20 Battalion and Armoured Regiment
CHAPTER 2 — Journey from New Zealand to Egypt
Journey from New Zealand to Egypt
The battalion soon reached Lyttelton where, in spite of precautions taken to keep the move secret, a large crowd had gathered at the wharf gates. The two trains drew up near the transports Dunera and Sobieski. Twentieth Battalion and some 4 Field Ambulance personnel embarked on the Dunera, which already had on board the Divisional Signals which had embarked at Wellington. The men were marshalled in alphabetical order on the wharf and their names checked as they went up the gangway in single file. The battalion left with exactly its establishment, 801, the last man, absent without leave, being dragged from his home and hurried to the wharf.1 Once on board the men were shown to their quarters in the mess decks. The Dunera was a regular troop transport which before the war had carried troops and their families to and from India.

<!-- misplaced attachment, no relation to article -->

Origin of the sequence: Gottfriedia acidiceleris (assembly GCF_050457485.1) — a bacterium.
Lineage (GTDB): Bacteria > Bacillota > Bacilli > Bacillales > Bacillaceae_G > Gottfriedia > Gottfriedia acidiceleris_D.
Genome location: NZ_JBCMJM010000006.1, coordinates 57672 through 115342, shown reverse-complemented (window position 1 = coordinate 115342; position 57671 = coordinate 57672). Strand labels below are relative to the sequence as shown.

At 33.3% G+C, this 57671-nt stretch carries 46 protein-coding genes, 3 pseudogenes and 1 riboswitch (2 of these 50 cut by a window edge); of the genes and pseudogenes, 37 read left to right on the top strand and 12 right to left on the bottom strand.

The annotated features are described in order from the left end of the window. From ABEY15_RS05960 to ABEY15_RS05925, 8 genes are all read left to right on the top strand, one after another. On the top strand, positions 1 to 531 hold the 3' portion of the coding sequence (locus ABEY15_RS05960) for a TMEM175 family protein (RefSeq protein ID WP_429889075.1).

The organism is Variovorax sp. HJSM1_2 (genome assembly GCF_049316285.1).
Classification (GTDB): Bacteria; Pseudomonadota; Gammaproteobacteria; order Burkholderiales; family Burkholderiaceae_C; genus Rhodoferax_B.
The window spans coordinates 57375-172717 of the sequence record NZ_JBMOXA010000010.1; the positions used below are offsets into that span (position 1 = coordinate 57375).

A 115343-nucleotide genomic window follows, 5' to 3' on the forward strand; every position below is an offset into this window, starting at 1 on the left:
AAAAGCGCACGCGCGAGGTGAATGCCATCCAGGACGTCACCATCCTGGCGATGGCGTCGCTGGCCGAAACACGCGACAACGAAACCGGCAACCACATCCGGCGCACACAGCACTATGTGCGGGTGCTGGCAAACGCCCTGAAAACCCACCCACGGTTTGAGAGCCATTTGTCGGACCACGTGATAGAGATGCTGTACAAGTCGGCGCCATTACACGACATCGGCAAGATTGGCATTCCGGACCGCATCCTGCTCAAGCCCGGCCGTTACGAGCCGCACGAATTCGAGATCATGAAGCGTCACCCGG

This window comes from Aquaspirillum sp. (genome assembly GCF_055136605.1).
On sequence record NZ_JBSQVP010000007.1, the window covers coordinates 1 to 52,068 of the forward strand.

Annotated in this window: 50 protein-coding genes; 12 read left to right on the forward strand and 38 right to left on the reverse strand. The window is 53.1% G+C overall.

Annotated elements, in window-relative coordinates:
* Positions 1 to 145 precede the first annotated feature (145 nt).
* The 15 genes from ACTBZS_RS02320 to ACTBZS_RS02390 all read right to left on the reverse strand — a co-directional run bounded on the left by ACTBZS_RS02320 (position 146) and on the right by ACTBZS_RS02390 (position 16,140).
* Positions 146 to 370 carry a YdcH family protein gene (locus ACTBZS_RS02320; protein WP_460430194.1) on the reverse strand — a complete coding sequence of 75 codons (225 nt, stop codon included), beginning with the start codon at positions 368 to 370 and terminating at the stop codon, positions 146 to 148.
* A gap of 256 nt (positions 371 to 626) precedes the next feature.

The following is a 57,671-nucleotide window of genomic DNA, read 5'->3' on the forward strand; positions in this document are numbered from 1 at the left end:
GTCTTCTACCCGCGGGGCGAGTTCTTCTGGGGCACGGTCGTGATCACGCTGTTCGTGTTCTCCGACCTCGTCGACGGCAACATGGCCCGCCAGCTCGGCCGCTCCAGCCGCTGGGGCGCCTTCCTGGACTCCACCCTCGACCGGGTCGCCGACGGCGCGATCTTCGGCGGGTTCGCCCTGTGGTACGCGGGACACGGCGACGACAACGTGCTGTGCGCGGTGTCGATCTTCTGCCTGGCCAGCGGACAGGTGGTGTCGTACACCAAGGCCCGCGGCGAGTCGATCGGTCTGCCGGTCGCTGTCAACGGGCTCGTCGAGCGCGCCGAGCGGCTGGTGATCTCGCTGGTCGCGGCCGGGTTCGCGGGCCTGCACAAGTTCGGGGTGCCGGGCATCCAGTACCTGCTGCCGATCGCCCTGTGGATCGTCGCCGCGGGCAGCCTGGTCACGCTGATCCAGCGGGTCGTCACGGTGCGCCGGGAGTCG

About 4.30 p.m., to the strains of ‘Now is the Hour’ and ‘He Careth for Me’, accompanied by a local band, His Majesty's Troopship Dunera pulled out to sea. It was the first transport to leave New Zealand in the Second World War and was followed, after a short interval, by the Sobieski. Some disappointment was felt that the public had not been allowed on to the wharf in time for final farewells. Out from port the naval escort, HMS Leander, was picked up. The troops paraded for boat drill, had a meal—a good one too—and then drew their hammocks. Many men took their hammocks up on deck and slung them in all kinds of unauthorised places: from pipes, rails, knobs—anything that would hold a knot. The bosun is reported to have commented: ‘I've seen soldiers, I've seen sailors, I've seen Boy Scouts, but I have never seen b—s like these!’